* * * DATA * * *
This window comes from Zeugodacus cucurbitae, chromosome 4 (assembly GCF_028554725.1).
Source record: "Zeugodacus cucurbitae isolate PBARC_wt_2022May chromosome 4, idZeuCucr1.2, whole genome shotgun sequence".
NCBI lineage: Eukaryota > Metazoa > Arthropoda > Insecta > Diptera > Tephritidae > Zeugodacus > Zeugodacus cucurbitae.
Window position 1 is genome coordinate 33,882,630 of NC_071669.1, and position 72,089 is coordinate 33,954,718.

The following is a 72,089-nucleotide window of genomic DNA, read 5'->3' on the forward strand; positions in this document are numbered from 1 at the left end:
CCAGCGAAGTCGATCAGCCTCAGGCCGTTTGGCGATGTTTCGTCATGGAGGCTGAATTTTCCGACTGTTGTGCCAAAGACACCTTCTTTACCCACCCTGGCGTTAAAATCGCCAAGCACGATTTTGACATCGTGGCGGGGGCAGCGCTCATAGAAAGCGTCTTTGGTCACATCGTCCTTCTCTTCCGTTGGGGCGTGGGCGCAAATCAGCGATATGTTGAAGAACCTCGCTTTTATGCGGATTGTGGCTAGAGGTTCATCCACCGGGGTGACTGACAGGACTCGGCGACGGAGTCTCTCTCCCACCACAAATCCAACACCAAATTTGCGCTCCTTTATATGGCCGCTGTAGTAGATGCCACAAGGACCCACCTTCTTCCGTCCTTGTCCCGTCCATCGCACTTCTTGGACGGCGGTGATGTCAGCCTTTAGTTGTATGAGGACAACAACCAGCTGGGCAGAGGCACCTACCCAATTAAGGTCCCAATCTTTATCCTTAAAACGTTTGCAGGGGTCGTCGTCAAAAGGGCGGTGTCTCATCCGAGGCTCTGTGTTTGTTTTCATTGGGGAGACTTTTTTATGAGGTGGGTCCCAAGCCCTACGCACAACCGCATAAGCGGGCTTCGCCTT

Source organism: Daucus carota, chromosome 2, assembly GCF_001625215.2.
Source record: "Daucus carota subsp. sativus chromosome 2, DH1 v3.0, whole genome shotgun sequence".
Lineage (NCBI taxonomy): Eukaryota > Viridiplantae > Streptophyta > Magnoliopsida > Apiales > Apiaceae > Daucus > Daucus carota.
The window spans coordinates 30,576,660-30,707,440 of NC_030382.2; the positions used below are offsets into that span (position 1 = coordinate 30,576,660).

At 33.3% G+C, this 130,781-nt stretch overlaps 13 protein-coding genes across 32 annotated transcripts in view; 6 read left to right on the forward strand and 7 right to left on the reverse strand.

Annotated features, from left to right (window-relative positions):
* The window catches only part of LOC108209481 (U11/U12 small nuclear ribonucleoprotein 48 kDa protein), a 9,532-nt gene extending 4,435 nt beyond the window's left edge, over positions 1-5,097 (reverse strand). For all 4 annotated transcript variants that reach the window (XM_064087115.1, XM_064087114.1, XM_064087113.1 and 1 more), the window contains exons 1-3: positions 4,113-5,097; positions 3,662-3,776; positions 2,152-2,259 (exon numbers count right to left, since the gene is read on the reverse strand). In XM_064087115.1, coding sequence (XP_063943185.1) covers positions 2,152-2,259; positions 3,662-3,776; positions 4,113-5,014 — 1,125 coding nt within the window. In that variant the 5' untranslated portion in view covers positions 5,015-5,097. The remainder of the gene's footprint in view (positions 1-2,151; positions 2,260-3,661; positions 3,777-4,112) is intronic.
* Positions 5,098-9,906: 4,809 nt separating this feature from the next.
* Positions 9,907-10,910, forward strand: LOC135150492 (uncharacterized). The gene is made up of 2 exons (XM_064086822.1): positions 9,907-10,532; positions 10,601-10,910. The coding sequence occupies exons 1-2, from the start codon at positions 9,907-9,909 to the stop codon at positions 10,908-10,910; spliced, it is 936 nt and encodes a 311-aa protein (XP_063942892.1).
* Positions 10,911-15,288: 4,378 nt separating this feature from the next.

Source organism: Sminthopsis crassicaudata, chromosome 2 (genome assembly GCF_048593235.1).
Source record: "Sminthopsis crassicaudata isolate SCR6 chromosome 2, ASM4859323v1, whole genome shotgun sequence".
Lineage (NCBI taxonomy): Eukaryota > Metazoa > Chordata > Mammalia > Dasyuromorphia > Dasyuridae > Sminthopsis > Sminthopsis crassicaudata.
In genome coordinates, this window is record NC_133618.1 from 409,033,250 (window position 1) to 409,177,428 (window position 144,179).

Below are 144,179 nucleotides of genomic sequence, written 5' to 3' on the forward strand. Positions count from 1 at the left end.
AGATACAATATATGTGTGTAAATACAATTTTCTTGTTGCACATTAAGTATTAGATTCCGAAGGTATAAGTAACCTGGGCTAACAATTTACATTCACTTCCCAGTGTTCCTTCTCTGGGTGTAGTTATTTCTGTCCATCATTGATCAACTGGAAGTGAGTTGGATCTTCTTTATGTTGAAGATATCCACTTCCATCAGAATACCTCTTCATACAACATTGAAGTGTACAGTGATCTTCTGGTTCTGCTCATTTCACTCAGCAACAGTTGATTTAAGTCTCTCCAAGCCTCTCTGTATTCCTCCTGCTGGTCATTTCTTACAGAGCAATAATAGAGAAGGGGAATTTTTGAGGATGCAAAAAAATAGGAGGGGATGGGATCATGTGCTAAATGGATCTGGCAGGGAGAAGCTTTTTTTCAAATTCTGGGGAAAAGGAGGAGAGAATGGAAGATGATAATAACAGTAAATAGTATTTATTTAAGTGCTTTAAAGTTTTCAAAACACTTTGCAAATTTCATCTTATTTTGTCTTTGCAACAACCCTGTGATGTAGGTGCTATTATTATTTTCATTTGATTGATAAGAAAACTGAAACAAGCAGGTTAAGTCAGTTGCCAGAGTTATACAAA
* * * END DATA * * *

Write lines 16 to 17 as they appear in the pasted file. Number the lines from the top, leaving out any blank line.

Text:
* Positions 10,911-15,288: 4,378 nt separating this feature from the next.

Source organism: Sminthopsis crassicaudata, chromosome 2 (genome assembly GCF_048593235.1).